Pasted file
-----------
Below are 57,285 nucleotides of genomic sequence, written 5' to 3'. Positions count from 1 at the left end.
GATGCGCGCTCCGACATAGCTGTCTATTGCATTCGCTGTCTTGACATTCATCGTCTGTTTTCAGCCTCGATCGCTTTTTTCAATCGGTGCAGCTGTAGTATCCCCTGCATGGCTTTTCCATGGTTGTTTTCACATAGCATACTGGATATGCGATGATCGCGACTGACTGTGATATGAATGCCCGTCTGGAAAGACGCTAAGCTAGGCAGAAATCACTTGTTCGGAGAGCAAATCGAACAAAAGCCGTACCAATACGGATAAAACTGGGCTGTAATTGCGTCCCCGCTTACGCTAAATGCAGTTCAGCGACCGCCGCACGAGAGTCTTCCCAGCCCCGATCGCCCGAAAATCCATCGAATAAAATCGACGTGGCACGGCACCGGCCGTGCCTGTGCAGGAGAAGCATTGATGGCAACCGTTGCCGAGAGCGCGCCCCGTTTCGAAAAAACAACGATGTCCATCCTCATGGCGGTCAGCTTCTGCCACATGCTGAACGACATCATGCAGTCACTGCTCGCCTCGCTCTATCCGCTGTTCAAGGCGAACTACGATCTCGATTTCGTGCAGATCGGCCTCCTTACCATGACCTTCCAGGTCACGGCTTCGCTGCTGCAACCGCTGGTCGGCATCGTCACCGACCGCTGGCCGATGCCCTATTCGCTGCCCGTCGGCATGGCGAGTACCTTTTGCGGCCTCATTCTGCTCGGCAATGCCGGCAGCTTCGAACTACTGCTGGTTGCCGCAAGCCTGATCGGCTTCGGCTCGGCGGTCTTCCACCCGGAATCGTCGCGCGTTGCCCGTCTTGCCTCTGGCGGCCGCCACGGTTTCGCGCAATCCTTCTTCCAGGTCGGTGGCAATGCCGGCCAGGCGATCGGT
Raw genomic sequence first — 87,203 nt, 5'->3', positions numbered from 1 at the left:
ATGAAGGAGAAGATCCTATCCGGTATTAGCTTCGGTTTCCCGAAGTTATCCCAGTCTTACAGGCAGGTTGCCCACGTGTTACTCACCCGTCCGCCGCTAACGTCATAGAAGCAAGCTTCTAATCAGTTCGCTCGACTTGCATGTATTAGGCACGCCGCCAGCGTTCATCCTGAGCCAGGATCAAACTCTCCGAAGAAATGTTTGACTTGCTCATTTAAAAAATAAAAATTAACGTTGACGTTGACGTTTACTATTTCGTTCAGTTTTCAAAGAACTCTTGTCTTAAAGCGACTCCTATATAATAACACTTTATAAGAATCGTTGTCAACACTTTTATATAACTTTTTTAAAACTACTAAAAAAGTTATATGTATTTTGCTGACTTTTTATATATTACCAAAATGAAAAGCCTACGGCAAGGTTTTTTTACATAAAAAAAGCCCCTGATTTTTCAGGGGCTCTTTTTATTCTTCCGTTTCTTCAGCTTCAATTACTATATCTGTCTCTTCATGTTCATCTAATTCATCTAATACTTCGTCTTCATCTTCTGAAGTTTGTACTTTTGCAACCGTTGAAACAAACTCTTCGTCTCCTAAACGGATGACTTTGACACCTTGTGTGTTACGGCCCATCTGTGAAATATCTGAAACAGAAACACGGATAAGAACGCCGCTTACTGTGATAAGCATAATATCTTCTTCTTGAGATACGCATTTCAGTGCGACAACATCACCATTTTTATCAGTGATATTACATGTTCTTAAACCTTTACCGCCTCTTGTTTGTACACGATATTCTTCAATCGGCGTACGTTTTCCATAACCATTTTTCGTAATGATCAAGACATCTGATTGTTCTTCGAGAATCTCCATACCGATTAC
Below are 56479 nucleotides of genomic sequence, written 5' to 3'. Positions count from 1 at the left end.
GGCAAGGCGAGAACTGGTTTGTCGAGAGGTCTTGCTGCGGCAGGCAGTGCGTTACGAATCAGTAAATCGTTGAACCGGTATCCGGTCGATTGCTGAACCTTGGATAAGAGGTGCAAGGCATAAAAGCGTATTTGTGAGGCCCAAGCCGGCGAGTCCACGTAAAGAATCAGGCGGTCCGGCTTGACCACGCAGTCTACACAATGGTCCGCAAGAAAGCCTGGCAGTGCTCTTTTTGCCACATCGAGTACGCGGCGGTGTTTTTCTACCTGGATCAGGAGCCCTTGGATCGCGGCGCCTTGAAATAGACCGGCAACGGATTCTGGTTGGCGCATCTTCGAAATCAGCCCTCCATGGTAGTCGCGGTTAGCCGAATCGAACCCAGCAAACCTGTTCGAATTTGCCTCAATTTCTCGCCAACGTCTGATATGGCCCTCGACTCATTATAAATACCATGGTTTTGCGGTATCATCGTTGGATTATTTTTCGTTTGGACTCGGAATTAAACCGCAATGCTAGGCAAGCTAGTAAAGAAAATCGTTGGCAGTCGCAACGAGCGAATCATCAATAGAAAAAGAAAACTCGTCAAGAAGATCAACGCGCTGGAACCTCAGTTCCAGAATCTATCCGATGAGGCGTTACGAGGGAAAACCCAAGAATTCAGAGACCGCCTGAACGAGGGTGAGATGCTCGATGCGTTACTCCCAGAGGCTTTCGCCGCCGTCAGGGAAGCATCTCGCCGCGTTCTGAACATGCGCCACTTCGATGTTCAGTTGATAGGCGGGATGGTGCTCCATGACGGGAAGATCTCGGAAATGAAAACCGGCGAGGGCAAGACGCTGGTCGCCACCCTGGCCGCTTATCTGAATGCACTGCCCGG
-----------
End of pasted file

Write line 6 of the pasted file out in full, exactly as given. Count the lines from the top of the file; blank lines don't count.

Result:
GGCAAGGCGAGAACTGGTTTGTCGAGAGGTCTTGCTGCGGCAGGCAGTGCGTTACGAATCAGTAAATCGTTGAACCGGTATCCGGTCGATTGCTGAACCTTGGATAAGAGGTGCAAGGCATAAAAGCGTATTTGTGAGGCCCAAGCCGGCGAGTCCACGTAAAGAATCAGGCGGTCCGGCTTGACCACGCAGTCTACACAATGGTCCGCAAGAAAGCCTGGCAGTGCTCTTTTTGCCACATCGAGTACGCGGCGGTGTTTTTCTACCTGGATCAGGAGCCCTTGGATCGCGGCGCCTTGAAATAGACCGGCAACGGATTCTGGTTGGCGCATCTTCGAAATCAGCCCTCCATGGTAGTCGCGGTTAGCCGAATCGAACCCAGCAAACCTGTTCGAATTTGCCTCAATTTCTCGCCAACGTCTGATATGGCCCTCGACTCATTATAAATACCATGGTTTTGCGGTATCATCGTTGGATTATTTTTCGTTTGGACTCGGAATTAAACCGCAATGCTAGGCAAGCTAGTAAAGAAAATCGTTGGCAGTCGCAACGAGCGAATCATCAATAGAAAAAGAAAACTCGTCAAGAAGATCAACGCGCTGGAACCTCAGTTCCAGAATCTATCCGATGAGGCGTTACGAGGGAAAACCCAAGAATTCAGAGACCGCCTGAACGAGGGTGAGATGCTCGATGCGTTACTCCCAGAGGCTTTCGCCGCCGTCAGGGAAGCATCTCGCCGCGTTCTGAACATGCGCCACTTCGATGTTCAGTTGATAGGCGGGATGGTGCTCCATGACGGGAAGATCTCGGAAATGAAAACCGGCGAGGGCAAGACGCTGGTCGCCACCCTGGCCGCTTATCTGAATGCACTGCCCGG